Adjective "Irascible" definition and examples

Pronunciation

/ɪˈrasɪb(ə)l/

Definitions and examples

adjective

Having or showing a tendency to be easily angered.
  1. 'In retirement, he has often provided the voice of an iconoclastic and irascible senior officer who has seen a lot - and who zealously guards his right to say what he thinks.'
  2. 'This concern, added to the French government's fear of enraging its notoriously irascible farmers, is the real motivation behind France's refusal to contemplate real reform of the agricultural organization.'
  3. 'The irascible judge is known for not allowing much to hold back his biting observations.'
  4. 'Two hours later they discovered the best bar in Faro was a barge docked on the banks of the town, where they parlayed for fuel and pinga with the irascible owner, Antonio.'
  5. 'The two make an odd couple both physically and emotionally - bulky, brooding, irascible Crowe contrasting with laid-back, long-limbed Bettany.'
  6. 'As the title suggests, the exhibition focuses on the five sea adventures Tintin embarked on with his companions: Snowy, the irascible Captain Haddock and the virtually deaf Professor Calculus.'
  7. 'He played the role for a decade and a half, delighting viewers with his portrayal of the irascible lawyer with references to wife Hilda as ‘she who must be obeyed’.'
  8. 'At the very same time, Teller was also seen as deeply irascible: thin-skinned, emotionally volatile, easily provoked, quick to take offense.'
  9. 'As a public spokesman for seismology and earthquake hazard mitigation, Richter often showed an irascible personality.'
  10. 'He was a famously difficult and irascible man, some might even have characterized as mad, but was unfailingly courteous, warm and hospitable towards me.'
  11. 'The irascible Jim Godbolt, a long-time friend of Ronnie Scott, ruffled a few feathers 20 years ago when he published his book on the early decades of British jazz.'
  12. 'You've got to admit, he's got longevity, a little patience there, even though he's a bit irascible after all these years.'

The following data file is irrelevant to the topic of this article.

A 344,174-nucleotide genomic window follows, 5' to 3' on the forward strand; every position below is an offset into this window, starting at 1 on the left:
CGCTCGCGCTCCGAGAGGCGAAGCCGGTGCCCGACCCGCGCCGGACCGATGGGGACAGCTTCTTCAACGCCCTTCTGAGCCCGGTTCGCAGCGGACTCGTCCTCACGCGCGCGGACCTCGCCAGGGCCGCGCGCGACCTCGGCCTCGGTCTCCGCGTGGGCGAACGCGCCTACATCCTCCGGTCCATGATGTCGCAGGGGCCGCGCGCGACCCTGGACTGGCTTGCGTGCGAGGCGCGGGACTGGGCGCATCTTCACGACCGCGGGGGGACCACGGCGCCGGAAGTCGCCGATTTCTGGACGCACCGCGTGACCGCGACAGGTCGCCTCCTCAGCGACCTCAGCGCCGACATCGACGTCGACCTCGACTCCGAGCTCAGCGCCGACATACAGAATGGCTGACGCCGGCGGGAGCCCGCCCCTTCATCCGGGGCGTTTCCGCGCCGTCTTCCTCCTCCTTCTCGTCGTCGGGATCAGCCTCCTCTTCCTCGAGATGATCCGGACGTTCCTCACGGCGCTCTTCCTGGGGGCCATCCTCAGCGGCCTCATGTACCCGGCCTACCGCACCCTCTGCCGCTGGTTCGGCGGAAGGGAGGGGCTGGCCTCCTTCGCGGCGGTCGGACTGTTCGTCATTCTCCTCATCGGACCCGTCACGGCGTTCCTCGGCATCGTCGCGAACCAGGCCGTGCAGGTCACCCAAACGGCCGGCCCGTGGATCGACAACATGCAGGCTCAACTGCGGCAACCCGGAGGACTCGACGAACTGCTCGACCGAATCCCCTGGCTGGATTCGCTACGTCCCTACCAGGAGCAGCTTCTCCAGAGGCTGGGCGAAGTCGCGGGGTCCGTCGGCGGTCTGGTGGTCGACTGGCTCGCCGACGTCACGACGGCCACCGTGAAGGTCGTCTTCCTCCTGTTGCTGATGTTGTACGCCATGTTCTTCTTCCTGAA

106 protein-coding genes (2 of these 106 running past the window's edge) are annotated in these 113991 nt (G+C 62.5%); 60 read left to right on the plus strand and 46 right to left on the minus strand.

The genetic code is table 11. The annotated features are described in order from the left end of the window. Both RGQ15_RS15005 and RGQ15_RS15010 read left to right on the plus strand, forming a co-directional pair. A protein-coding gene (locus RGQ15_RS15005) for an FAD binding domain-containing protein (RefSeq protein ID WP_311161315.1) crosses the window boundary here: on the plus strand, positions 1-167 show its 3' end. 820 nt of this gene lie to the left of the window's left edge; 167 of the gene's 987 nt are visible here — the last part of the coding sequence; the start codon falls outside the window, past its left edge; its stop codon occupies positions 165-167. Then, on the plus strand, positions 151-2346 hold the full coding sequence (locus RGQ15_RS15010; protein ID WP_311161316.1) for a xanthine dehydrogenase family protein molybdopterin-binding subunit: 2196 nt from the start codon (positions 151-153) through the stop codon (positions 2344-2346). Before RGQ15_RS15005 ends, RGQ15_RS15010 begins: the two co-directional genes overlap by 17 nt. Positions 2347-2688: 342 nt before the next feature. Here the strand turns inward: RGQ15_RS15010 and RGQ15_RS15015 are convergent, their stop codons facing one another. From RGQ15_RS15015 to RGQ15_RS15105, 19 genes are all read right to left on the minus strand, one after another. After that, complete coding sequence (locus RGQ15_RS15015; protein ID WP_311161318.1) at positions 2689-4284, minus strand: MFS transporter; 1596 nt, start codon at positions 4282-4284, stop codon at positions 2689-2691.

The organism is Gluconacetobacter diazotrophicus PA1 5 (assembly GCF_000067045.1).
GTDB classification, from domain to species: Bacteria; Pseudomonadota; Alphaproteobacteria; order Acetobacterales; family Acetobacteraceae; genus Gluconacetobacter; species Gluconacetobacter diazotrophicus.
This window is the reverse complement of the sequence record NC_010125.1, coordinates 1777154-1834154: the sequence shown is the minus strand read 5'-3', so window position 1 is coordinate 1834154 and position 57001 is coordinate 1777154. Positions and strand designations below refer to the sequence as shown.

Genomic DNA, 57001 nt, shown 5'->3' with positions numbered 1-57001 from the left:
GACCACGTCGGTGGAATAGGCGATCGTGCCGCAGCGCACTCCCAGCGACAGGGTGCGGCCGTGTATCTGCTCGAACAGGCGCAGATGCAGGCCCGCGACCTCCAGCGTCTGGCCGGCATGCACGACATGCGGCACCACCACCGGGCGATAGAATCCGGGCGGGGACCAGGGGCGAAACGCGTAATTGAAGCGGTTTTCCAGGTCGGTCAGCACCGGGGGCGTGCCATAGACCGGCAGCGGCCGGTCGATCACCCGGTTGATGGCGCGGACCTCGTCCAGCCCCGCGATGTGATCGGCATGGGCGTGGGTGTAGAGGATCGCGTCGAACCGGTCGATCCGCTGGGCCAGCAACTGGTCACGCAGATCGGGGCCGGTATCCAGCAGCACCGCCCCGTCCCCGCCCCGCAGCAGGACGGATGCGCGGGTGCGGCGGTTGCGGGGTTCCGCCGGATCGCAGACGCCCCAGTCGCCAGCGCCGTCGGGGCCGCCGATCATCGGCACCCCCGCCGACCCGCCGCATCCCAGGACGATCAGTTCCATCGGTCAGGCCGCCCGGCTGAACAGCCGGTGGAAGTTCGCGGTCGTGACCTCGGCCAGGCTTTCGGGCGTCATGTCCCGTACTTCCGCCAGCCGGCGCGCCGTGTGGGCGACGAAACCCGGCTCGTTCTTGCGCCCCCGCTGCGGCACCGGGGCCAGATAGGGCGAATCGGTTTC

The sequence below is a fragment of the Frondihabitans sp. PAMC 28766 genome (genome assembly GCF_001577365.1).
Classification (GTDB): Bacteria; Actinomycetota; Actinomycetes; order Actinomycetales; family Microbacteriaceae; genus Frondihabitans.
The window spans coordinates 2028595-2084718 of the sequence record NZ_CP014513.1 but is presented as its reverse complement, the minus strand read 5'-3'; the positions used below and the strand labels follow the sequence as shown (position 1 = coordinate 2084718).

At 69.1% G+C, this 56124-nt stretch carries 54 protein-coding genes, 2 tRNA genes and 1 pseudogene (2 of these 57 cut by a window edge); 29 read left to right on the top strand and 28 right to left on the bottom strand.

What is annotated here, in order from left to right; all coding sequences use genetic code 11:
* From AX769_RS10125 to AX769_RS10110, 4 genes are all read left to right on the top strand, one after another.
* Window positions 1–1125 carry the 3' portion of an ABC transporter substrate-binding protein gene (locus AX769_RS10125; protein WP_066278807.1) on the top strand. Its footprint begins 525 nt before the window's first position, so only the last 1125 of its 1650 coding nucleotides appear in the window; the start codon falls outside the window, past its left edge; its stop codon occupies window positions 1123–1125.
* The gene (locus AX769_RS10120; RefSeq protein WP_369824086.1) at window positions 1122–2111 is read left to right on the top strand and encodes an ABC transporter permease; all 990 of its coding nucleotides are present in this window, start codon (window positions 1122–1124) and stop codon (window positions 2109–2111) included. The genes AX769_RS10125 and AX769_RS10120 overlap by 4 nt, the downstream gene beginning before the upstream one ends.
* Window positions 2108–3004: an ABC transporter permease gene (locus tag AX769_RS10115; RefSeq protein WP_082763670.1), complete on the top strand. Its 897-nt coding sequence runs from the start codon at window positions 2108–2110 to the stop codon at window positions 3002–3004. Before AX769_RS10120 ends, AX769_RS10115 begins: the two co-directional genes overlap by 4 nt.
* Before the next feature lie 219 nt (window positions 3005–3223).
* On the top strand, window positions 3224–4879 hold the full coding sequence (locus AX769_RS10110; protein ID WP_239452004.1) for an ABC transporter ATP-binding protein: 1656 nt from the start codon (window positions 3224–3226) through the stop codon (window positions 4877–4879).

13. 'Luc patiently visits his brother, uncomplainingly sticking by the bedside of this difficult and irascible man when everyone else deserts him.'
  14. 'Looking to her rearview mirror, she sees one solitary car behind her and is thankful that she must only contend with one irascible driver and no more.'
  15. 'I know that she is a poor widow, and that this innkeeper happens to be a very irascible person.'
  16. 'Because Papa grew so grouchy and irascible as his health failed, I wondered at times how many people really liked him.'
  17. 'In the TV show, Bruno pointed out to his irascible music teacher, Mr Sharofsky, that modern technology made traditional instruments redundant.'
  18. 'The books usually revolved around the exploits of a Northern family, the Brandons, and in particular the dour son of the family Carter and the irascible Uncle Mort.'
  19. 'But she wasn't laughing at Leo; she was amused with her own irascible mood.'
  20. 'Campbell, who's lived on the reservation since 1970, is a lifelong, irascible opponent of nuclear power in general, and the Prairie Island plant in particular.'

Definitions

1. easily provoked to anger; very irritable: an irascible old man.

2. characterized or produced by anger: an irascible response.

More examples(as adjective)

"people can be irascible."

"ministers can be irascible."

"writers can be irascible."

"veneers can be irascible."

"traits can be irascible."

More examples++

Origin

Late Middle English: via French from late Latin irascibilis, from Latin irasci ‘grow angry’, from ira ‘anger’.